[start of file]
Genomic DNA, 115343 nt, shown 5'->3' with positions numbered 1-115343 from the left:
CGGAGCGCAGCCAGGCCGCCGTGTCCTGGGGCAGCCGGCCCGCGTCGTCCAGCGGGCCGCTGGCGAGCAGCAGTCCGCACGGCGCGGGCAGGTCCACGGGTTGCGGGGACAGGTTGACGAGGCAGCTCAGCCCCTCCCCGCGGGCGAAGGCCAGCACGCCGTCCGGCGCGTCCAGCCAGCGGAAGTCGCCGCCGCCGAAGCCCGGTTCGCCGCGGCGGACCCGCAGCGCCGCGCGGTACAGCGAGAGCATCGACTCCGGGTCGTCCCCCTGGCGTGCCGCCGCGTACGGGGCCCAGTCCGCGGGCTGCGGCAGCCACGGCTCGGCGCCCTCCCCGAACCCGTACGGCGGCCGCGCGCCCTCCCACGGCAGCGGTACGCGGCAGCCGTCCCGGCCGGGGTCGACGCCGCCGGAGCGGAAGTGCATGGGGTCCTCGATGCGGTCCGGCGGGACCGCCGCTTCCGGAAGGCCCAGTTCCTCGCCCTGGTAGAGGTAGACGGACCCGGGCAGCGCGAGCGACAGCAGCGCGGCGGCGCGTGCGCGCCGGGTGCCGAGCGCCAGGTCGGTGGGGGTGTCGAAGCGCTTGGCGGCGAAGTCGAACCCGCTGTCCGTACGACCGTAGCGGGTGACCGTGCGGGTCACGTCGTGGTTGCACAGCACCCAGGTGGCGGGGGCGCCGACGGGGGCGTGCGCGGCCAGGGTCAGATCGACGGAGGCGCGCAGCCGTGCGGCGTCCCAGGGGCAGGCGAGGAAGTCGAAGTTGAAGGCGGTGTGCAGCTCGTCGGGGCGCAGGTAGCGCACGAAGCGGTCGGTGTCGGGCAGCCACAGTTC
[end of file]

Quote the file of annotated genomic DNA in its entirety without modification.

Genomic DNA, 115343 nt, shown 5'->3' with positions numbered 1-115343 from the left:
CGGAGCGCAGCCAGGCCGCCGTGTCCTGGGGCAGCCGGCCCGCGTCGTCCAGCGGGCCGCTGGCGAGCAGCAGTCCGCACGGCGCGGGCAGGTCCACGGGTTGCGGGGACAGGTTGACGAGGCAGCTCAGCCCCTCCCCGCGGGCGAAGGCCAGCACGCCGTCCGGCGCGTCCAGCCAGCGGAAGTCGCCGCCGCCGAAGCCCGGTTCGCCGCGGCGGACCCGCAGCGCCGCGCGGTACAGCGAGAGCATCGACTCCGGGTCGTCCCCCTGGCGTGCCGCCGCGTACGGGGCCCAGTCCGCGGGCTGCGGCAGCCACGGCTCGGCGCCCTCCCCGAACCCGTACGGCGGCCGCGCGCCCTCCCACGGCAGCGGTACGCGGCAGCCGTCCCGGCCGGGGTCGACGCCGCCGGAGCGGAAGTGCATGGGGTCCTCGATGCGGTCCGGCGGGACCGCCGCTTCCGGAAGGCCCAGTTCCTCGCCCTGGTAGAGGTAGACGGACCCGGGCAGCGCGAGCGACAGCAGCGCGGCGGCGCGTGCGCGCCGGGTGCCGAGCGCCAGGTCGGTGGGGGTGTCGAAGCGCTTGGCGGCGAAGTCGAACCCGCTGTCCGTACGACCGTAGCGGGTGACCGTGCGGGTCACGTCGTGGTTGCACAGCACCCAGGTGGCGGGGGCGCCGACGGGGGCGTGCGCGGCCAGGGTCAGATCGACGGAGGCGCGCAGCCGTGCGGCGTCCCAGGGGCAGGCGAGGAAGTCGAAGTTGAAGGCGGTGTGCAGCTCGTCGGGGCGCAGGTAGCGCACGAAGCGGTCGGTGTCGGGCAGCCACAGTTC